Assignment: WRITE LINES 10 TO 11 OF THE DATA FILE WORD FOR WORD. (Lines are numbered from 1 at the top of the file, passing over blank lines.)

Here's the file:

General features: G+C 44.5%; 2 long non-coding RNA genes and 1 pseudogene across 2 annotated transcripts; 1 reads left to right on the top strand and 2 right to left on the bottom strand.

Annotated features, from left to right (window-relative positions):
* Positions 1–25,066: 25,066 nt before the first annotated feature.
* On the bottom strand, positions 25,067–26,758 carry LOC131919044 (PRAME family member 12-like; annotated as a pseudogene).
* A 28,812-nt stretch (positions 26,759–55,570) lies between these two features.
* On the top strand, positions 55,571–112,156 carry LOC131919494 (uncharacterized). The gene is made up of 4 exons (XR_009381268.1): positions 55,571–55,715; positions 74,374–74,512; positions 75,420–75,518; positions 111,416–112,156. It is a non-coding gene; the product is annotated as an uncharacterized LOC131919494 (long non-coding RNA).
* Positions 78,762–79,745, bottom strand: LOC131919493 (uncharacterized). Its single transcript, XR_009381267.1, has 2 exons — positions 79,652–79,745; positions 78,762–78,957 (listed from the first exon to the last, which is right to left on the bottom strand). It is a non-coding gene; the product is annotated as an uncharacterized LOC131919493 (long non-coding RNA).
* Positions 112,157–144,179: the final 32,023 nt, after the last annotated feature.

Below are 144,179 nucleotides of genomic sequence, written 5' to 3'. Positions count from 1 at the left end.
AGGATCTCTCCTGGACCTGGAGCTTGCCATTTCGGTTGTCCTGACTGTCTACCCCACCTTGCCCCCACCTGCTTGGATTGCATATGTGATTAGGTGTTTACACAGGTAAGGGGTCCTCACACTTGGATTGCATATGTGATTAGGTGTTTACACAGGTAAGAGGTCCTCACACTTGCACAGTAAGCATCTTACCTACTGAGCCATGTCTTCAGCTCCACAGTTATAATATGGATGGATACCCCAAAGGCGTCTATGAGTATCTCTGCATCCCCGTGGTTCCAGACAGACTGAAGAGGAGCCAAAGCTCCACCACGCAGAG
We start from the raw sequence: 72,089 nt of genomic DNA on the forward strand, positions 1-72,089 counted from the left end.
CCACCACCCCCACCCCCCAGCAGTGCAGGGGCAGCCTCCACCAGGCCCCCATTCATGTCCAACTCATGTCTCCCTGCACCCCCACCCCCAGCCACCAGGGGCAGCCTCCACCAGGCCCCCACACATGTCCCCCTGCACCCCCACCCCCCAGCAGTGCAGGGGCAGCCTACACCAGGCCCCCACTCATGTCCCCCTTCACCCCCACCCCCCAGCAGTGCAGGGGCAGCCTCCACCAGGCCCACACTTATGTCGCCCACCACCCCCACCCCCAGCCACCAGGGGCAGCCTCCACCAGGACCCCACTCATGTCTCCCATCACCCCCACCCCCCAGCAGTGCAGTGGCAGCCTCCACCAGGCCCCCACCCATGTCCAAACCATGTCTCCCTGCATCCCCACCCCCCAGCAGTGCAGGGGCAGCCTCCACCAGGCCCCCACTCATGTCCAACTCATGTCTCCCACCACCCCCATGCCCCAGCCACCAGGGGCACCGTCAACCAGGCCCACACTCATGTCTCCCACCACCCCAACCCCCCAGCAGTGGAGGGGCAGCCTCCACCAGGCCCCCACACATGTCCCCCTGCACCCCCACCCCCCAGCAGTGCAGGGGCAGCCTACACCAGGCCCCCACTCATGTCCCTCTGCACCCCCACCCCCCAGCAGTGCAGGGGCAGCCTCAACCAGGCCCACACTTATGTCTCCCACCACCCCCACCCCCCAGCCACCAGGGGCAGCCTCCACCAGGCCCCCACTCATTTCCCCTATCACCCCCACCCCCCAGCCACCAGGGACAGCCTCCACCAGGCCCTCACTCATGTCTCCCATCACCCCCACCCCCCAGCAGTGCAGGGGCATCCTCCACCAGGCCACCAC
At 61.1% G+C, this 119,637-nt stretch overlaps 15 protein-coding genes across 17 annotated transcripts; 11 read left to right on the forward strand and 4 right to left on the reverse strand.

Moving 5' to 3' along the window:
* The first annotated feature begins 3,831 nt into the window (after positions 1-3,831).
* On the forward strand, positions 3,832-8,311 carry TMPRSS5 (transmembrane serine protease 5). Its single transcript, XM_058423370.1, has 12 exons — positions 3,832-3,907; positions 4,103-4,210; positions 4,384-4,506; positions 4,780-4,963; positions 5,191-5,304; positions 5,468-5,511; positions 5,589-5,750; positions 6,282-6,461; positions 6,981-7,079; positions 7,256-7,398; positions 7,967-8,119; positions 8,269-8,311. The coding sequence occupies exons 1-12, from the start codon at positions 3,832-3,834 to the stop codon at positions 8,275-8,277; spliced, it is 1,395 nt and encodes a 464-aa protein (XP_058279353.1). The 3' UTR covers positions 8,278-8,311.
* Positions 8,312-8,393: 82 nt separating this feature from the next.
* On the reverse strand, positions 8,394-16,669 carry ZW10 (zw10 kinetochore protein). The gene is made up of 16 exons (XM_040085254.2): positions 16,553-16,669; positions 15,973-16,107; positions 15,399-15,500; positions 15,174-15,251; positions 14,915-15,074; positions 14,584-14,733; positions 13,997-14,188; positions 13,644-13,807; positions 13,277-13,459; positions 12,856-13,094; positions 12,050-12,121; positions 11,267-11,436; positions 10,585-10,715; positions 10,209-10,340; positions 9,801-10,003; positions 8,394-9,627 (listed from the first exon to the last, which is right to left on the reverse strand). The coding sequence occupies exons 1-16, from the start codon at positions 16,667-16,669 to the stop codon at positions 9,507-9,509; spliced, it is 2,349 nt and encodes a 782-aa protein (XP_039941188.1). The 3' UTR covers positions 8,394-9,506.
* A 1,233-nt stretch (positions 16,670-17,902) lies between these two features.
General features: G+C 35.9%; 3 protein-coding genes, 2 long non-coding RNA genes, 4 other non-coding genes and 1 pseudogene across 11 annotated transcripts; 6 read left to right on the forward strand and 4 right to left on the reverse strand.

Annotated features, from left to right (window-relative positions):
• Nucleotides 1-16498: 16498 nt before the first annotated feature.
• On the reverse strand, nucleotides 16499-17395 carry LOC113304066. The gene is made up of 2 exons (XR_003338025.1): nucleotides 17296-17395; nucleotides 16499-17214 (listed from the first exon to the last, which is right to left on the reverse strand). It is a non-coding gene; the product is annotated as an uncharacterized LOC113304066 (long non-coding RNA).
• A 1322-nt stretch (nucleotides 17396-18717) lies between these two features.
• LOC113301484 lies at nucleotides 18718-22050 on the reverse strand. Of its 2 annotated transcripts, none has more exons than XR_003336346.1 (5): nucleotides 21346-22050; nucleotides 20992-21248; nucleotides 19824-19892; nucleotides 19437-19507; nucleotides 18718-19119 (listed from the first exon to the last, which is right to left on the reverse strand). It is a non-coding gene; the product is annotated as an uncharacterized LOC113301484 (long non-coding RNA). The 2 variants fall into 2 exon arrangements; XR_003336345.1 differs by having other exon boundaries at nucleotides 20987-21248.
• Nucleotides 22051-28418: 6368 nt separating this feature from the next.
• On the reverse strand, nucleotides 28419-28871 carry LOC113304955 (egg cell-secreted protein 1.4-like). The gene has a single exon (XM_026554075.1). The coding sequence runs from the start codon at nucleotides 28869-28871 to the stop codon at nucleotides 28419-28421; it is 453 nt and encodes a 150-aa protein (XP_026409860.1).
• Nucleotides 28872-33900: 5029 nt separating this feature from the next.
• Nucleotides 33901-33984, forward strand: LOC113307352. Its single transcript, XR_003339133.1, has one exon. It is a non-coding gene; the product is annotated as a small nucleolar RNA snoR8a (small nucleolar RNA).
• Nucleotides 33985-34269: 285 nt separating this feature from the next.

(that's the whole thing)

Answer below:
AGGATCTCTCCTGGACCTGGAGCTTGCCATTTCGGTTGTCCTGACTGTCTACCCCACCTTGCCCCCACCTGCTTGGATTGCATATGTGATTAGGTGTTTACACAGGTAAGGGGTCCTCACACTTGGATTGCATATGTGATTAGGTGTTTACACAGGTAAGAGGTCCTCACACTTGCACAGTAAGCATCTTACCTACTGAGCCATGTCTTCAGCTCCACAGTTATAATATGGATGGATACCCCAAAGGCGTCTATGAGTATCTCTGCATCCCCGTGGTTCCAGACAGACTGAAGAGGAGCCAAAGCTCCACCACGCAGAG
We start from the raw sequence: 72,089 nt of genomic DNA on the forward strand, positions 1-72,089 counted from the left end.